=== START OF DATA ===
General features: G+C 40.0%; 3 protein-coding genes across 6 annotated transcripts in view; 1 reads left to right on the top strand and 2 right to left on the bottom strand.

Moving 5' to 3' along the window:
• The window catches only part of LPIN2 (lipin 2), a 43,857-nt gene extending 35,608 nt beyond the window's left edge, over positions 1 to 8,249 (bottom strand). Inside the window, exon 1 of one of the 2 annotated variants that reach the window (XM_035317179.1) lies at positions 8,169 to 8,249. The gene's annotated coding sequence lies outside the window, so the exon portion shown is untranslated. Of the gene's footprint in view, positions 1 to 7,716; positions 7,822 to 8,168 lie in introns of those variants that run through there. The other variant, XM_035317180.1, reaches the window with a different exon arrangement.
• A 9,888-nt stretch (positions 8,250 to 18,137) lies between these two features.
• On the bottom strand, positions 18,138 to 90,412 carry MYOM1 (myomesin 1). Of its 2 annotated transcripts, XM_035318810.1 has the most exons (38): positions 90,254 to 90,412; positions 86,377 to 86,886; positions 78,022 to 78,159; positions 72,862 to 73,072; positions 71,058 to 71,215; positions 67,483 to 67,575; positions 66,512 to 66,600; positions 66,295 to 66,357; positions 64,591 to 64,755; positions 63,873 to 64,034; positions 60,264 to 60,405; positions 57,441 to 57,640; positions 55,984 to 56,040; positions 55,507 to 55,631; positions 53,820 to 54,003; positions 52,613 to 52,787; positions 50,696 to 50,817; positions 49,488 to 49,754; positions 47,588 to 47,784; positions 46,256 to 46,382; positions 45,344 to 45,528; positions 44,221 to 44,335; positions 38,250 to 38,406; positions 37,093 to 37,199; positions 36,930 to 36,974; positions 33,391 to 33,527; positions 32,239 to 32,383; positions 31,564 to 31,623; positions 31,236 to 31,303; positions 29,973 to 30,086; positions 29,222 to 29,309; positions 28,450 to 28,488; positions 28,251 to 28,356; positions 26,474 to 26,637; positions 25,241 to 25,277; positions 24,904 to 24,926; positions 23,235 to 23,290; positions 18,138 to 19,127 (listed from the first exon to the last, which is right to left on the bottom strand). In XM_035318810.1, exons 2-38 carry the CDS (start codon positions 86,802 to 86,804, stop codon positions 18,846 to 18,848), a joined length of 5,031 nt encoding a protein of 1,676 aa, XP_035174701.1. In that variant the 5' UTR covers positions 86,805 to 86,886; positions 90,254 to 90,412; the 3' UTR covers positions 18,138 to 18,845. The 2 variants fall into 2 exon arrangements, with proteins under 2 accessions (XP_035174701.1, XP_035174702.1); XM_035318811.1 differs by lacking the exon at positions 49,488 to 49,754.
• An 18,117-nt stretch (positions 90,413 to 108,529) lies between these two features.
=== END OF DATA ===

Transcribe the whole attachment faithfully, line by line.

General features: G+C 40.0%; 3 protein-coding genes across 6 annotated transcripts in view; 1 reads left to right on the top strand and 2 right to left on the bottom strand.

Moving 5' to 3' along the window:
• The window catches only part of LPIN2 (lipin 2), a 43,857-nt gene extending 35,608 nt beyond the window's left edge, over positions 1 to 8,249 (bottom strand). Inside the window, exon 1 of one of the 2 annotated variants that reach the window (XM_035317179.1) lies at positions 8,169 to 8,249. The gene's annotated coding sequence lies outside the window, so the exon portion shown is untranslated. Of the gene's footprint in view, positions 1 to 7,716; positions 7,822 to 8,168 lie in introns of those variants that run through there. The other variant, XM_035317180.1, reaches the window with a different exon arrangement.
• A 9,888-nt stretch (positions 8,250 to 18,137) lies between these two features.
• On the bottom strand, positions 18,138 to 90,412 carry MYOM1 (myomesin 1). Of its 2 annotated transcripts, XM_035318810.1 has the most exons (38): positions 90,254 to 90,412; positions 86,377 to 86,886; positions 78,022 to 78,159; positions 72,862 to 73,072; positions 71,058 to 71,215; positions 67,483 to 67,575; positions 66,512 to 66,600; positions 66,295 to 66,357; positions 64,591 to 64,755; positions 63,873 to 64,034; positions 60,264 to 60,405; positions 57,441 to 57,640; positions 55,984 to 56,040; positions 55,507 to 55,631; positions 53,820 to 54,003; positions 52,613 to 52,787; positions 50,696 to 50,817; positions 49,488 to 49,754; positions 47,588 to 47,784; positions 46,256 to 46,382; positions 45,344 to 45,528; positions 44,221 to 44,335; positions 38,250 to 38,406; positions 37,093 to 37,199; positions 36,930 to 36,974; positions 33,391 to 33,527; positions 32,239 to 32,383; positions 31,564 to 31,623; positions 31,236 to 31,303; positions 29,973 to 30,086; positions 29,222 to 29,309; positions 28,450 to 28,488; positions 28,251 to 28,356; positions 26,474 to 26,637; positions 25,241 to 25,277; positions 24,904 to 24,926; positions 23,235 to 23,290; positions 18,138 to 19,127 (listed from the first exon to the last, which is right to left on the bottom strand). In XM_035318810.1, exons 2-38 carry the CDS (start codon positions 86,802 to 86,804, stop codon positions 18,846 to 18,848), a joined length of 5,031 nt encoding a protein of 1,676 aa, XP_035174701.1. In that variant the 5' UTR covers positions 86,805 to 86,886; positions 90,254 to 90,412; the 3' UTR covers positions 18,138 to 18,845. The 2 variants fall into 2 exon arrangements, with proteins under 2 accessions (XP_035174701.1, XP_035174702.1); XM_035318811.1 differs by lacking the exon at positions 49,488 to 49,754.
• An 18,117-nt stretch (positions 90,413 to 108,529) lies between these two features.